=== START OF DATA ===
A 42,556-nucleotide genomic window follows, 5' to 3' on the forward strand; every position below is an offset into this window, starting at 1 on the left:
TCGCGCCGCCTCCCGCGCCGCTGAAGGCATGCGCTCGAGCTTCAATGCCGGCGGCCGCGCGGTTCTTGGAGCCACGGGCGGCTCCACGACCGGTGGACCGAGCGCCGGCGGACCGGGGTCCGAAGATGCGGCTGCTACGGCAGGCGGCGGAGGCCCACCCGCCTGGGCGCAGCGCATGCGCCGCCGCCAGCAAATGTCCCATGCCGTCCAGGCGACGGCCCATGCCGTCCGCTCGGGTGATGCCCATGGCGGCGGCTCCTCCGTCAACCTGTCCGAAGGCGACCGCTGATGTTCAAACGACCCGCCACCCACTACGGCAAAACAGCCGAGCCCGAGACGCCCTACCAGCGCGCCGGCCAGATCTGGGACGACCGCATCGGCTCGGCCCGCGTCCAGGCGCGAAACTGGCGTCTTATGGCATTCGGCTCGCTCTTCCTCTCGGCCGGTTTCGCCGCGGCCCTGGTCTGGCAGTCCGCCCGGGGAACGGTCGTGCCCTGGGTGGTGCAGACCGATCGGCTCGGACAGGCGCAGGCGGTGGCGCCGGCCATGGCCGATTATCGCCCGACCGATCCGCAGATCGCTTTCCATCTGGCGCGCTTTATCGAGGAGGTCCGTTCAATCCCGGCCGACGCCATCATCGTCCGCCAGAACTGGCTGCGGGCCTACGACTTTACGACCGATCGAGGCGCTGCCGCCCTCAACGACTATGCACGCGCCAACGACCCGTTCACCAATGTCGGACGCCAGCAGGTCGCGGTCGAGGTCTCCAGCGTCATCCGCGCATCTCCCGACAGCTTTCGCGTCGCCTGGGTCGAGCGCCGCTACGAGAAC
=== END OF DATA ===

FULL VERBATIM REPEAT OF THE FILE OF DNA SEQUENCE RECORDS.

A 42,556-nucleotide genomic window follows, 5' to 3' on the forward strand; every position below is an offset into this window, starting at 1 on the left:
TCGCGCCGCCTCCCGCGCCGCTGAAGGCATGCGCTCGAGCTTCAATGCCGGCGGCCGCGCGGTTCTTGGAGCCACGGGCGGCTCCACGACCGGTGGACCGAGCGCCGGCGGACCGGGGTCCGAAGATGCGGCTGCTACGGCAGGCGGCGGAGGCCCACCCGCCTGGGCGCAGCGCATGCGCCGCCGCCAGCAAATGTCCCATGCCGTCCAGGCGACGGCCCATGCCGTCCGCTCGGGTGATGCCCATGGCGGCGGCTCCTCCGTCAACCTGTCCGAAGGCGACCGCTGATGTTCAAACGACCCGCCACCCACTACGGCAAAACAGCCGAGCCCGAGACGCCCTACCAGCGCGCCGGCCAGATCTGGGACGACCGCATCGGCTCGGCCCGCGTCCAGGCGCGAAACTGGCGTCTTATGGCATTCGGCTCGCTCTTCCTCTCGGCCGGTTTCGCCGCGGCCCTGGTCTGGCAGTCCGCCCGGGGAACGGTCGTGCCCTGGGTGGTGCAGACCGATCGGCTCGGACAGGCGCAGGCGGTGGCGCCGGCCATGGCCGATTATCGCCCGACCGATCCGCAGATCGCTTTCCATCTGGCGCGCTTTATCGAGGAGGTCCGTTCAATCCCGGCCGACGCCATCATCGTCCGCCAGAACTGGCTGCGGGCCTACGACTTTACGACCGATCGAGGCGCTGCCGCCCTCAACGACTATGCACGCGCCAACGACCCGTTCACCAATGTCGGACGCCAGCAGGTCGCGGTCGAGGTCTCCAGCGTCATCCGCGCATCTCCCGACAGCTTTCGCGTCGCCTGGGTCGAGCGCCGCTACGAGAAC